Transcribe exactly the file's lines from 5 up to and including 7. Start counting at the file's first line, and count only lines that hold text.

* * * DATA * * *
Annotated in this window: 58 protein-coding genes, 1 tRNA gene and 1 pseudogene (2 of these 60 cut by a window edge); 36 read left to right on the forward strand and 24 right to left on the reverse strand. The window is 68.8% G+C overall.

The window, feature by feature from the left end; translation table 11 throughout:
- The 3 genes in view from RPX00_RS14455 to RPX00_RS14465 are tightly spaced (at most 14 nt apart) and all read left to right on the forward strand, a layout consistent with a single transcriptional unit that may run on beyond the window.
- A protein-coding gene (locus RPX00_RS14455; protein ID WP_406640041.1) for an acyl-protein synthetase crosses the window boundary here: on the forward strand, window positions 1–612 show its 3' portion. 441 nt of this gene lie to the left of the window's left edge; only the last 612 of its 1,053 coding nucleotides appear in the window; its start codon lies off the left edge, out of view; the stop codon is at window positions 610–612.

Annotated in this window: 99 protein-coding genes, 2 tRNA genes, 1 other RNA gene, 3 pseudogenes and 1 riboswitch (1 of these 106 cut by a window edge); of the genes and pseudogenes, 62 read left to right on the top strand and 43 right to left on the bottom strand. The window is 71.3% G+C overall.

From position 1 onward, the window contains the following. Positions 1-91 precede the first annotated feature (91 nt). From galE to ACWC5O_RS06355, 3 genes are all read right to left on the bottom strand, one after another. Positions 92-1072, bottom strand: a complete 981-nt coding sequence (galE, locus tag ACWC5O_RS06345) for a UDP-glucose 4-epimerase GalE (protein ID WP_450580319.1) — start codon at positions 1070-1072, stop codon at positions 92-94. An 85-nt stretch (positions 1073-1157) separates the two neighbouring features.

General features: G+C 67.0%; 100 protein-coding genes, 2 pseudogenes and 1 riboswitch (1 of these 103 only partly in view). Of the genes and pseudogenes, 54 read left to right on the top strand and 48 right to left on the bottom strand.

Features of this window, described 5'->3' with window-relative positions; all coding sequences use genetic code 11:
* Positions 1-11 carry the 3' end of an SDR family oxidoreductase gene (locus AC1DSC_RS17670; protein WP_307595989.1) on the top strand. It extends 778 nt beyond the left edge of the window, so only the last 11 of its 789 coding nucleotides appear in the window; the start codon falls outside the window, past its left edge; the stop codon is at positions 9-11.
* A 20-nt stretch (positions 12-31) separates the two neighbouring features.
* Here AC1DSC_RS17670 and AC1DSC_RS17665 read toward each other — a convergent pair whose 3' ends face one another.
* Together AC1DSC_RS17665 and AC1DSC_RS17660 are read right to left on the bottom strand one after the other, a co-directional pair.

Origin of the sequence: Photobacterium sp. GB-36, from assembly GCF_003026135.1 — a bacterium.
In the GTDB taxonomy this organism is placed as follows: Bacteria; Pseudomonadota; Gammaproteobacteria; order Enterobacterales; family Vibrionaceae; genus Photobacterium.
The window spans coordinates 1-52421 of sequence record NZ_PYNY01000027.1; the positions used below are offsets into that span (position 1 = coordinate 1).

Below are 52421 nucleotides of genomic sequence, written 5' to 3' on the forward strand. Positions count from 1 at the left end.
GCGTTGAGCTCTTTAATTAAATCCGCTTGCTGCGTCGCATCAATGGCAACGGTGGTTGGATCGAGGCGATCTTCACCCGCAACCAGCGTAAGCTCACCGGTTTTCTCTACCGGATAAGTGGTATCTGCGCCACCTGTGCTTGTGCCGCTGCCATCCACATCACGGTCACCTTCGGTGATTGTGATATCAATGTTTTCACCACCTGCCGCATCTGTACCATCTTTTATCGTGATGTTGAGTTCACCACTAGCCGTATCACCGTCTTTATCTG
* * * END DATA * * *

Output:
Annotated in this window: 99 protein-coding genes, 2 tRNA genes, 1 other RNA gene, 3 pseudogenes and 1 riboswitch (1 of these 106 cut by a window edge); of the genes and pseudogenes, 62 read left to right on the top strand and 43 right to left on the bottom strand. The window is 71.3% G+C overall.

From position 1 onward, the window contains the following. Positions 1-91 precede the first annotated feature (91 nt). From galE to ACWC5O_RS06355, 3 genes are all read right to left on the bottom strand, one after another. Positions 92-1072, bottom strand: a complete 981-nt coding sequence (galE, locus tag ACWC5O_RS06345) for a UDP-glucose 4-epimerase GalE (protein ID WP_450580319.1) — start codon at positions 1070-1072, stop codon at positions 92-94. An 85-nt stretch (positions 1073-1157) separates the two neighbouring features.

General features: G+C 67.0%; 100 protein-coding genes, 2 pseudogenes and 1 riboswitch (1 of these 103 only partly in view). Of the genes and pseudogenes, 54 read left to right on the top strand and 48 right to left on the bottom strand.